Expert: Why this correction is different from others

Stocks making a bull move?

U.S. equities began the year on the wrong foot by entering in correction territory, but Jason Pride of Glenmede said Thursday this one is different from others.

"We believe that the Fed, with the backoff in quantitative easing, has been tightening for quite some time, growth has been slowing, and now we have this pickup of possible credit risk on the energy equation seeping over into the rest of the market, and also the difficulties structurally with China and emerging markets gradually slowing down," the firm's director of investment strategy told CNBC's "Squawk Box."

"You put those things together, and I think this is a more balanced picture than other corrections that we've had."

A correction refers to an index decline of at least 10 percent from its 52-week high. As of Thursday morning, the Dow Jones industrial average and the Nasdaq composite were respectively down 10.34 percent and 13.34 percent from their 52-week peaks, while the exited correction territory on Wednesday.

U.S. stocks closed sharply higher on Wednesday, with the Dow and S&P recording their first three-day winning streak of the year, as U.S. crude prices gained about 5.6 percent.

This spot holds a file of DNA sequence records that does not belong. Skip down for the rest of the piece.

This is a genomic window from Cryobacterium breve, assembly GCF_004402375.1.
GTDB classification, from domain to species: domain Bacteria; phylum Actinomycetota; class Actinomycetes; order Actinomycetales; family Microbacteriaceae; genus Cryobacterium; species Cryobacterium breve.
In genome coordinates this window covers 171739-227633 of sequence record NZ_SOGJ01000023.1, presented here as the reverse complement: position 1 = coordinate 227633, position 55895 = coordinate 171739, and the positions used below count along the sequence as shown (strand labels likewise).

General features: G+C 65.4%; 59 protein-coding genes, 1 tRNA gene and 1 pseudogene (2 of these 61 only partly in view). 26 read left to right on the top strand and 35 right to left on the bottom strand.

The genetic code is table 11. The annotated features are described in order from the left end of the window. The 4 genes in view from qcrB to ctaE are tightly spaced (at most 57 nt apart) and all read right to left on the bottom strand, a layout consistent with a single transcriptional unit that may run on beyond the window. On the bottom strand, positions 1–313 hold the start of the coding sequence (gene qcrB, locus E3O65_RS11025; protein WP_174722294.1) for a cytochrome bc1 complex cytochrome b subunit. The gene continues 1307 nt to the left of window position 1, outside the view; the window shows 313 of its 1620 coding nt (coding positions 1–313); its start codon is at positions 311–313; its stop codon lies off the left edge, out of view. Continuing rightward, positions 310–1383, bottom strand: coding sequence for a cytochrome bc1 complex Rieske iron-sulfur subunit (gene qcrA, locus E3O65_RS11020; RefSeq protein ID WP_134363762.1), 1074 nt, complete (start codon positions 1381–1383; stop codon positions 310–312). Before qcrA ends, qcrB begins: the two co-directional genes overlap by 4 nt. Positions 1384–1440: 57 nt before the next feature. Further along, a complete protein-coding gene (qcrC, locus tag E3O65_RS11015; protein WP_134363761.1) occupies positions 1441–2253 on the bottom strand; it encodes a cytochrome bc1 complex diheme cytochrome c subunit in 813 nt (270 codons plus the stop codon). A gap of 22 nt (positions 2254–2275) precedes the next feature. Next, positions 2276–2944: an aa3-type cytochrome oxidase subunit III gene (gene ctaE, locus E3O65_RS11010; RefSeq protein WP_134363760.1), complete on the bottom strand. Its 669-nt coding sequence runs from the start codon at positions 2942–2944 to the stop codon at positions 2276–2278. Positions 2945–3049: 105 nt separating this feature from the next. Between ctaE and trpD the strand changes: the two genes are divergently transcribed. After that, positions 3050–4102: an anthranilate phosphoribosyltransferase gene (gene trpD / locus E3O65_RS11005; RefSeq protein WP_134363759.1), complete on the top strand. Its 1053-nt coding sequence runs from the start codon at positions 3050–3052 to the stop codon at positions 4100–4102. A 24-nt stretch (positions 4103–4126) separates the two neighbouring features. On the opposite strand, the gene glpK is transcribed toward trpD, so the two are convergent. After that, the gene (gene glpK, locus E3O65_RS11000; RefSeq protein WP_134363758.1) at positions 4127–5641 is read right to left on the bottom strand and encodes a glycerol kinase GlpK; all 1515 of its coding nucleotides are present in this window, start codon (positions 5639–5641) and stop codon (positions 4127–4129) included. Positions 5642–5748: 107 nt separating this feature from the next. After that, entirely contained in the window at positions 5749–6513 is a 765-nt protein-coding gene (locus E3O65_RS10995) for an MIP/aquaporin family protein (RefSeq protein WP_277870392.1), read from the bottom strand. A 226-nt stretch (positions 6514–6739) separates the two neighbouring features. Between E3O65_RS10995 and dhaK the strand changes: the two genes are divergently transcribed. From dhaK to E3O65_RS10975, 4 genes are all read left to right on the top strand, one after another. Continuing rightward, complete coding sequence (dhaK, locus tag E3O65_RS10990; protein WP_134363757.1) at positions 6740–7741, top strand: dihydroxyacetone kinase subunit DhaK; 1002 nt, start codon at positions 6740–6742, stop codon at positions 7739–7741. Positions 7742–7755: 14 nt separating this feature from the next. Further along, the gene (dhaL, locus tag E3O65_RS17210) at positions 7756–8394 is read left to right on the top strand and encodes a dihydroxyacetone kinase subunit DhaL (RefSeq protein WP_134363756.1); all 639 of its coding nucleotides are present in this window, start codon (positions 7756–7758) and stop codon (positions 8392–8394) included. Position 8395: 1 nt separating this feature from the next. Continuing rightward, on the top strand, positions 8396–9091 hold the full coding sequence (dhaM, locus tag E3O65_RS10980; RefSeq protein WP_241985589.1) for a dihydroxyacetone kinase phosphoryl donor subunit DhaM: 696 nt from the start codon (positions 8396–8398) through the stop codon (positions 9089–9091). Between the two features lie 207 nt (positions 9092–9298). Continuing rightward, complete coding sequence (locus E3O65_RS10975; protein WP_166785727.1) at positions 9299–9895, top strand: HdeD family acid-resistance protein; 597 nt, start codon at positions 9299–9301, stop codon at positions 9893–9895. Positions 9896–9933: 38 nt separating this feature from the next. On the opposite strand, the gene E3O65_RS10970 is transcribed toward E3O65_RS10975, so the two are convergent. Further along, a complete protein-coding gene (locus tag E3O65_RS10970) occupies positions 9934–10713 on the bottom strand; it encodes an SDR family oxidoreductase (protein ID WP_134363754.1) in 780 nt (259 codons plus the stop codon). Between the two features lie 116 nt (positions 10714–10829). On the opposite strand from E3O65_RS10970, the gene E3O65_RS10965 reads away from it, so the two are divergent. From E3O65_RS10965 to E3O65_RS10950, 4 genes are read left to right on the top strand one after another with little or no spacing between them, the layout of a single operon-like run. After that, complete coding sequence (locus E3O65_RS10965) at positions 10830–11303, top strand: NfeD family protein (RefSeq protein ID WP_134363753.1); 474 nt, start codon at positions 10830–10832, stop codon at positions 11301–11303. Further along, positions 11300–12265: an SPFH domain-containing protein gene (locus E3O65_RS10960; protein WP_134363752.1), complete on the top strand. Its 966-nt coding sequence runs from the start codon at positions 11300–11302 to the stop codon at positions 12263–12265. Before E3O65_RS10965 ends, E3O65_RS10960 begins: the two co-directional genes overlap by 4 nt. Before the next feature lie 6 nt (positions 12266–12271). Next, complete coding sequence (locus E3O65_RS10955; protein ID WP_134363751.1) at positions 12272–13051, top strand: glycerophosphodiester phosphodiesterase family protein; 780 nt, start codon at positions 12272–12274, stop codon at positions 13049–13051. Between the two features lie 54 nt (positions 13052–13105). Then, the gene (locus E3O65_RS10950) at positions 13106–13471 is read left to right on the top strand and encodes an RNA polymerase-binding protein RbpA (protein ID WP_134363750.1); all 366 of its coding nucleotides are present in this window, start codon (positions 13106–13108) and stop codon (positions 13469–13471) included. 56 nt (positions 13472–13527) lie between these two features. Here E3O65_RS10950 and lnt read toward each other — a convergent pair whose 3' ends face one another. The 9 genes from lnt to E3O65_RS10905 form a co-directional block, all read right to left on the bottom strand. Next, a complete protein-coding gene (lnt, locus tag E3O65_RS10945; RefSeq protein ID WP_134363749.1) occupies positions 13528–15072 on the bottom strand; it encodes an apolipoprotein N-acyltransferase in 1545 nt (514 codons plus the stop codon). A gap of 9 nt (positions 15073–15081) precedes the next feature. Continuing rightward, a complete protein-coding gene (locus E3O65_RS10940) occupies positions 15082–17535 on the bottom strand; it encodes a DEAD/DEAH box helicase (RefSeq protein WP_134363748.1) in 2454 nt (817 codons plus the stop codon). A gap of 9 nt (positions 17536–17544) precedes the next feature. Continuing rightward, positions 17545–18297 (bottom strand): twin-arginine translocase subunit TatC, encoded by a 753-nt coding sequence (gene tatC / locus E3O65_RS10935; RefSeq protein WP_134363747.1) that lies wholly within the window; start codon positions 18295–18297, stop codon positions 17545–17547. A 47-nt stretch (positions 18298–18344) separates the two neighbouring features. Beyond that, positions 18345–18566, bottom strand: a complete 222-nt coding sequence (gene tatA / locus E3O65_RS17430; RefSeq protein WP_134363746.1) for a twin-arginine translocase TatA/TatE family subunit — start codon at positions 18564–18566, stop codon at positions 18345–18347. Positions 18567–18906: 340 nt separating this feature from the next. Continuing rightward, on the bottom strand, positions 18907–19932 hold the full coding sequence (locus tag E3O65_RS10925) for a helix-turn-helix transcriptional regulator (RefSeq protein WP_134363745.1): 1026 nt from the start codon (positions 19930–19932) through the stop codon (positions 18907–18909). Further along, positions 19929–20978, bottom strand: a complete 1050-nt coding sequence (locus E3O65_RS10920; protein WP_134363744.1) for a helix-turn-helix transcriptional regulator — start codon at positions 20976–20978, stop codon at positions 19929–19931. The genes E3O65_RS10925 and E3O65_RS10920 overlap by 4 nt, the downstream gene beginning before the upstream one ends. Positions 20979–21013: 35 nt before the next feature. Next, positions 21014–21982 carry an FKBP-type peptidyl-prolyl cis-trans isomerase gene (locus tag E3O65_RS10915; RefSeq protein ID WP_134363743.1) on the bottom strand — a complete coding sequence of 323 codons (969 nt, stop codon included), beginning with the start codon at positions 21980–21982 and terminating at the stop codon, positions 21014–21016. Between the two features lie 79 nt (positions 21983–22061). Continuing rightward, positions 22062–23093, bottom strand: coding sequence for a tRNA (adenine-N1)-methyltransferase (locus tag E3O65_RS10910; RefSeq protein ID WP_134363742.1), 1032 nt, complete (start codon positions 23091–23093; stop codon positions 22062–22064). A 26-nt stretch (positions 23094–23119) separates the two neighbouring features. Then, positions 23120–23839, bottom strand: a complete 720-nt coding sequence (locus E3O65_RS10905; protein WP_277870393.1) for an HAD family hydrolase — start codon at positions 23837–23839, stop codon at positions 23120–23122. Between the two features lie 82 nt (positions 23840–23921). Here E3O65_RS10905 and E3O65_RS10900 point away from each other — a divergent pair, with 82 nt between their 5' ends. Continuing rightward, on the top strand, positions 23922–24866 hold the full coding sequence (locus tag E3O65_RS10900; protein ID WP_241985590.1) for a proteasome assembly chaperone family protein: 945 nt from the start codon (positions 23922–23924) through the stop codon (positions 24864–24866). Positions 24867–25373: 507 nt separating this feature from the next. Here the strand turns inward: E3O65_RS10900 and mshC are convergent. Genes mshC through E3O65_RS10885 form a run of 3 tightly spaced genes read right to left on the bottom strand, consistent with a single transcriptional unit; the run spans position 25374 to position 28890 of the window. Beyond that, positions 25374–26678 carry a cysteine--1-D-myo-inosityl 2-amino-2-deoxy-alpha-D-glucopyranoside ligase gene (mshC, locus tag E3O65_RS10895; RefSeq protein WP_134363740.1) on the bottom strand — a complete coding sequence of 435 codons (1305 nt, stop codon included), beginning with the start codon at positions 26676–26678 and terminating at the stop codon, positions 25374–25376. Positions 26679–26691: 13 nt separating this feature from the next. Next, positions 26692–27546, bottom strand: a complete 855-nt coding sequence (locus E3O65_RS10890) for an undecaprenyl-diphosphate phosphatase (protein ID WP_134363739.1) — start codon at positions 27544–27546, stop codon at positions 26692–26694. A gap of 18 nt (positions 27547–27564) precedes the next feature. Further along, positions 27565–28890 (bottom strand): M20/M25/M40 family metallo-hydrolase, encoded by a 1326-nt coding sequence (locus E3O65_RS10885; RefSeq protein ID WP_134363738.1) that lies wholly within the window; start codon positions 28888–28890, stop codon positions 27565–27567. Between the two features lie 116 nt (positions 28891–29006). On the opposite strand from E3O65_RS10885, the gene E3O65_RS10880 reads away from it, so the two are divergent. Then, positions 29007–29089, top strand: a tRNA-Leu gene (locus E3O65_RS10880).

Also on "Squawk Box," Michael Tyler, chief investment officer at Eastern Bank Wealth Management, said he believes equities will be OK toward the end of the year.

"People were getting very upset and concerned [about] whether banks, for example, had really big exposure to high-risk loans in the energy sector. The answer is that they basically don't," he said. "It's a very small piece of their portfolios. Banks have been clobbered; they are down 20-to-30 percent, in many cases, from their highs. That's just not justified by their fundamentals."

The S&P financial sector has fallen more than 10 percent this year, while U.S. oil has fallen over 15 percent.

Pride said the market "did get oversold a near-term basis. If you look at the investor sentiment poll [by the American Association of Individual Investors], if you look at the percentage of stocks below their 200-day moving average, we hit levels that historically the markets recover from."